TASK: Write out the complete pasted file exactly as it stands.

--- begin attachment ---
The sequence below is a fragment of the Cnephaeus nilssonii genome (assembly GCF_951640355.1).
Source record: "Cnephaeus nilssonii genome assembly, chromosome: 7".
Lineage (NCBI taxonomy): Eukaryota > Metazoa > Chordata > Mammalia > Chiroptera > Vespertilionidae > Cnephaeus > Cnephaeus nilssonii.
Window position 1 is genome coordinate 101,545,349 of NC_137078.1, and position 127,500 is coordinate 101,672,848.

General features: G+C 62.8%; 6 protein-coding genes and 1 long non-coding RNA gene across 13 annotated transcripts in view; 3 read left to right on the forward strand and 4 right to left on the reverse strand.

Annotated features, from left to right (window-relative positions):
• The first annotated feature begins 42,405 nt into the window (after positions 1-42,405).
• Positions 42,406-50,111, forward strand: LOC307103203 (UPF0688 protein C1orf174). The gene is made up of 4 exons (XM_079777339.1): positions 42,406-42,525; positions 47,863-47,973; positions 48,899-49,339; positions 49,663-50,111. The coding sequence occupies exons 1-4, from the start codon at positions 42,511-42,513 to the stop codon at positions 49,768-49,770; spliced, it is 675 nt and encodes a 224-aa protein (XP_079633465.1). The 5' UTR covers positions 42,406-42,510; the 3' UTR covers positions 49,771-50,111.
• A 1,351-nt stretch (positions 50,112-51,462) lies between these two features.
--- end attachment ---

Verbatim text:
The sequence below is a fragment of the Cnephaeus nilssonii genome (assembly GCF_951640355.1).
Source record: "Cnephaeus nilssonii genome assembly, chromosome: 7".
Lineage (NCBI taxonomy): Eukaryota > Metazoa > Chordata > Mammalia > Chiroptera > Vespertilionidae > Cnephaeus > Cnephaeus nilssonii.
Window position 1 is genome coordinate 101,545,349 of NC_137078.1, and position 127,500 is coordinate 101,672,848.

General features: G+C 62.8%; 6 protein-coding genes and 1 long non-coding RNA gene across 13 annotated transcripts in view; 3 read left to right on the forward strand and 4 right to left on the reverse strand.

Annotated features, from left to right (window-relative positions):
• The first annotated feature begins 42,405 nt into the window (after positions 1-42,405).
• Positions 42,406-50,111, forward strand: LOC307103203 (UPF0688 protein C1orf174). The gene is made up of 4 exons (XM_079777339.1): positions 42,406-42,525; positions 47,863-47,973; positions 48,899-49,339; positions 49,663-50,111. The coding sequence occupies exons 1-4, from the start codon at positions 42,511-42,513 to the stop codon at positions 49,768-49,770; spliced, it is 675 nt and encodes a 224-aa protein (XP_079633465.1). The 5' UTR covers positions 42,406-42,510; the 3' UTR covers positions 49,771-50,111.
• A 1,351-nt stretch (positions 50,112-51,462) lies between these two features.